The Mughal Era:
In the early 16th century, northern India, being ruled then mainly by Muslim rulers, fell again to the superior mobility and firepower of a new generation of Central Asian warriors. In 1526, Babur, a Timurid descendant of Timur and Genghis Khan from Fergana Valley (modern day Uzbekistan), swept across the Khyber Pass and established the Mughal Empire, covering modern day Afghanistan, Pakistan, India and Bangladesh.
The Mughal Empire, while often employing brutal tactics to subjugate their empire, did not try to stamp out the local societies it came to rule, but rather balanced and pacified them through new administrative practices, and diverse and inclusive ruling elites, leading to more systematic, centralized and uniform rule. Mughal emperors married local royalty, allied themselves with local maharajas, and attempted to fuse their Turko-Persian culture with the ancient Indian culture, which is what made them successful where the short-lived Sultanates of Delhi had failed. Akbar the Great was particularly famed for this.
The Mughals were perhaps the richest single dynasty to have ever existed. The Mughal state's economic policies, deriving most revenues from agriculture, and mandating that taxes be paid in the well-regulated silver currency, caused peasants and artisans to enter larger markets. The relative peace maintained by the empire during much of the 17th century was a factor in India's economic expansion, and resulted in greater patronage of painting, literary forms, textiles, and architecture. The Taj Mahal at Agra is the epitome of Mughal architecture. Expanding commerce during Mughal rule gave rise to new Indian commercial and political elites in the southern and eastern coastal India.
In addition to the Mughals and various Rajput kingdoms, several independent Hindu states, such as the Vijayanagara Empire, the Maratha Empire, and the Ahom Kingdom, flourished contemporaneously in southern, western, and northeastern India respectively. A section of the Rajput Chandelas ruled much of the Bundelkhand region of central India for long periods between the 10th and 13th centuries AD. The political capital of the Chandelas was Kalinjar. The Chandela dynasty is famous in Indian history for King Vidyadhar, who repulsed the attacks of the Persian sultan Mahmud of Ghazni. Between 950 and 1150, the Chandela monarchs built the Khajuraho temples the largest surviving group of medieval Tantric and Jain temples, famous for their erotic sculptures.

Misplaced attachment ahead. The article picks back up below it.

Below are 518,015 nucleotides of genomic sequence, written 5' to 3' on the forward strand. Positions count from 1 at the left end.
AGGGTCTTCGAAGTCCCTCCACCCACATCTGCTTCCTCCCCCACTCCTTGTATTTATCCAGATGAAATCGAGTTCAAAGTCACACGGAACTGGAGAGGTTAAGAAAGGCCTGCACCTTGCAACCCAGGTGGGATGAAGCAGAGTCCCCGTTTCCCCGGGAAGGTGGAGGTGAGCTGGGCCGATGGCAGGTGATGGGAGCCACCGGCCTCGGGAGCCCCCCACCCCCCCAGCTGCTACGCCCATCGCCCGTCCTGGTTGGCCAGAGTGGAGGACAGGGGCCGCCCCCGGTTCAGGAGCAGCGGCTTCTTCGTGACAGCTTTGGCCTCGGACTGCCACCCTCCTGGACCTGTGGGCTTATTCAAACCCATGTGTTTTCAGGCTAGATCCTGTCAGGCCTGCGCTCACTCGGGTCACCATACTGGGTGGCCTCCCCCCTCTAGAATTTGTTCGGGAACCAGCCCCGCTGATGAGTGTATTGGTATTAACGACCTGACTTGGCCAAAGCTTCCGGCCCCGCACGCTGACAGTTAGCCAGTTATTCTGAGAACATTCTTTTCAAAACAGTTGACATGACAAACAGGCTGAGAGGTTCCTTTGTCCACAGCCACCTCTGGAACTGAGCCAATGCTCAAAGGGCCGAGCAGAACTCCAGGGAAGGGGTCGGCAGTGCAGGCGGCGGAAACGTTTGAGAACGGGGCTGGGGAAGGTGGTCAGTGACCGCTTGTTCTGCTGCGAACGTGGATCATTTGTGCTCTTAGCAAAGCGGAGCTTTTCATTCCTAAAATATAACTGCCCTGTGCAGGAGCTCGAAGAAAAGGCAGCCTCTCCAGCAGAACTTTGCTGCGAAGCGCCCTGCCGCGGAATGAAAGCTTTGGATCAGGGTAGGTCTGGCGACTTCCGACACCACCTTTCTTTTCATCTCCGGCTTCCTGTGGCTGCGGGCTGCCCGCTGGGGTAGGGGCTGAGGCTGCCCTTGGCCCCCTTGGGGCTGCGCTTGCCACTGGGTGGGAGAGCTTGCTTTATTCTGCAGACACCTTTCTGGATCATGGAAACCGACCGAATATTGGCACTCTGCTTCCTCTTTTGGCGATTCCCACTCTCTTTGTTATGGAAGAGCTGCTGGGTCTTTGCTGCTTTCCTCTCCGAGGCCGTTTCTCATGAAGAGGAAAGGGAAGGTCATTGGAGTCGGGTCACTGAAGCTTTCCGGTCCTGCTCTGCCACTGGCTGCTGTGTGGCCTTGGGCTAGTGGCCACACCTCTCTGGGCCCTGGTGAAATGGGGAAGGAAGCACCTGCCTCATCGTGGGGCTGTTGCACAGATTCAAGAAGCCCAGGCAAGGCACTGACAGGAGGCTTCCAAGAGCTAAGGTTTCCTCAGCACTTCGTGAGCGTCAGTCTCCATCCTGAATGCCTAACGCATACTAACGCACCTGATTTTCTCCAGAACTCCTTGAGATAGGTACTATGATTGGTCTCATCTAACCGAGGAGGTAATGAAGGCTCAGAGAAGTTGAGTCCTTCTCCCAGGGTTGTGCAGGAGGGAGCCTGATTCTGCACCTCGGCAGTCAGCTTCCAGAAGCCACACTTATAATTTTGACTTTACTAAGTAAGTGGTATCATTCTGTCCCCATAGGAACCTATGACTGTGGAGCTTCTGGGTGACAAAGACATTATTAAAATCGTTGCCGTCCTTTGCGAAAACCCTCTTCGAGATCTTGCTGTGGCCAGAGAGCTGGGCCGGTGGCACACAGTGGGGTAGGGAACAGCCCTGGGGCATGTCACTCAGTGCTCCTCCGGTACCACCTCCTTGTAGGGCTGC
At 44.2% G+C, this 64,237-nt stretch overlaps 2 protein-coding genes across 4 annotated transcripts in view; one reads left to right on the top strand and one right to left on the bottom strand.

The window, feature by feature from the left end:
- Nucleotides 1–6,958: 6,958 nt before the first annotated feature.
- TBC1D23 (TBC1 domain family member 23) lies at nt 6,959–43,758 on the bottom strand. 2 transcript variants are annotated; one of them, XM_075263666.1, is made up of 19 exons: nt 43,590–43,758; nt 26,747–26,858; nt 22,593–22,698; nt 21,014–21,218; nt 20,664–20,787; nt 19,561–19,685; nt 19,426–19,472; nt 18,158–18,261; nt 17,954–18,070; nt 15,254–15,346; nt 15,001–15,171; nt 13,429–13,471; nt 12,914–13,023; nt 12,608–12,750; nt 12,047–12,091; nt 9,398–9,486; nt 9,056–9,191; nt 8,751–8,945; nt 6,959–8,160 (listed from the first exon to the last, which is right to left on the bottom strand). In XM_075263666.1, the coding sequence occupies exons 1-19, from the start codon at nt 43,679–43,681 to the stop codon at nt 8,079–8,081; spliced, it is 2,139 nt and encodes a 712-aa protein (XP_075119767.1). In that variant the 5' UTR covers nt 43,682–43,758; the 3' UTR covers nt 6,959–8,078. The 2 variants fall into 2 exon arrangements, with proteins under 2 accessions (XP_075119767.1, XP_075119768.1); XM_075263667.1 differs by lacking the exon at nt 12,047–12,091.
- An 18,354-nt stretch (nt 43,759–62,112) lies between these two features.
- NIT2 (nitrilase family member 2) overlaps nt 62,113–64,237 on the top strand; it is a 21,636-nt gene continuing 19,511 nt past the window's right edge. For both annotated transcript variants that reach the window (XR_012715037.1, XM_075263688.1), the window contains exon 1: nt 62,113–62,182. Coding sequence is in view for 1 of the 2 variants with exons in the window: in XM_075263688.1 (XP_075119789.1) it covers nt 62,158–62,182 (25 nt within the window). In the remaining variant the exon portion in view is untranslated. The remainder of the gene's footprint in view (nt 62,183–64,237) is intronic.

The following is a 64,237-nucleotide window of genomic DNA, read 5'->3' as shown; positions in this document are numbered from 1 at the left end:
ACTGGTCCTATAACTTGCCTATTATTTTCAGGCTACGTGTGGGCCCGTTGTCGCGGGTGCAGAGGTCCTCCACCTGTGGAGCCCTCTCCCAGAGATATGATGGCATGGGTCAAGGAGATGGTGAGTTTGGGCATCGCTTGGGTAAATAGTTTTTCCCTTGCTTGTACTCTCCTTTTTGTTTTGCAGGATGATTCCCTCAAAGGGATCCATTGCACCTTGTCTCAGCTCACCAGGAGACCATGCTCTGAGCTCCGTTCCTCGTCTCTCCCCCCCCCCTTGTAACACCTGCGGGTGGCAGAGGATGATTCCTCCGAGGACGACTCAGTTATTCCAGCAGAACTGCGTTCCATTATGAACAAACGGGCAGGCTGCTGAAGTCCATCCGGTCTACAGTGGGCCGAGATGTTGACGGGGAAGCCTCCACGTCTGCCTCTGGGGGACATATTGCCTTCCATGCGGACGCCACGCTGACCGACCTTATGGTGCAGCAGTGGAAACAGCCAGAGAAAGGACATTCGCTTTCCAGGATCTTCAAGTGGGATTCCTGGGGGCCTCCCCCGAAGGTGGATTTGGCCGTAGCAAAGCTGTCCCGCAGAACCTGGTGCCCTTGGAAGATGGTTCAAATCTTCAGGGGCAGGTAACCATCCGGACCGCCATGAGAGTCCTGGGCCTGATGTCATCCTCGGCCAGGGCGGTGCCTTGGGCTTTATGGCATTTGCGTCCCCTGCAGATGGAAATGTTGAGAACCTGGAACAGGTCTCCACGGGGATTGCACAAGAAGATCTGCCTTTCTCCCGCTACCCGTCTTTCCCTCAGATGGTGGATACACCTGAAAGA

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The Mughal Empire suffered a gradual decline in the early 18th century, which provided opportunities for the Afghans, Balochis, Sikhs, and Marathas to exercise control over large areas in the northwest of the subcontinent until the British East India Company gained ascendancy over South Asia.
Trading rivalries brought European powers to India. Dutch, British, French and Danes established trading posts in India in the early 17th century. As the Mughal Empire disintegrated in the early 18th century and then the Maratha Empire became weakened after the third battle of Panipat, the unstable Indian states that emerged were increasingly manipulated by the Europeans through dependent "friendly" Indian rulers.
Beginning in the mid-18th century and over the next century, India was gradually annexed by the British East India Company. In the late 18th century the British and French entered into intense struggles for dominance through proxy Indian rulers and by direct military intervention. The defeat of the redoubtable Indian ruler Tipu Sultan in 1799 marginalized French influence. This was followed by a rapid expansion of British power through the greater part of the subcontinent in the early 19th century.
Dissatisfaction with the British East India Company rule, set off by diverse resentments, which included British social reforms, harshness of land taxes, and the humiliation of landed and princely aristocracy, led to the Indian Rebellion of 1857, after which India was directly administered by the British Crown and witnessed a period of rapid development of infrastructure. By the middle of the century, the British had already gained direct or indirect control over almost all of India. India was now no longer exporting manufactured goods as it long had, but was instead supplying the British empire with raw materials, thus little industrial employment was generated for Indians. British India was the most populous and valuable colony of the British Empire and thus became known as "the jewel in the British crown".
During the first half of the 20th century, a nationwide struggle for independence was launched by the Indian National Congress and later joined by the Muslim League. The subcontinent gained independence from the United Kingdom in 1947, after being partitioned into the dominions of India and Pakistan.
Independence and Partition:
After World War I, in which some one million Indians served, a new period began, which was marked by British reforms, but also repressive legislation, by more strident Indian calls for self-rule, and by the beginnings of a nonviolent movement of non-cooperation, of which Mohandas Karamchand Gandhi would become the leader and enduring symbol. During the 1930s, slow legislative reform was enacted by the British and the Indian National Congress won victories in the resulting free elections. However, the next decade would be beset with crises, which included, the World War II, the Indian National Congress's final push of non-cooperation, and the upsurge of Muslim nationalism lead by the by the Muslim League. The subcontinent gained independence from the United Kingdom in 1947, after being partitioned into the dominions of India and Pakistan.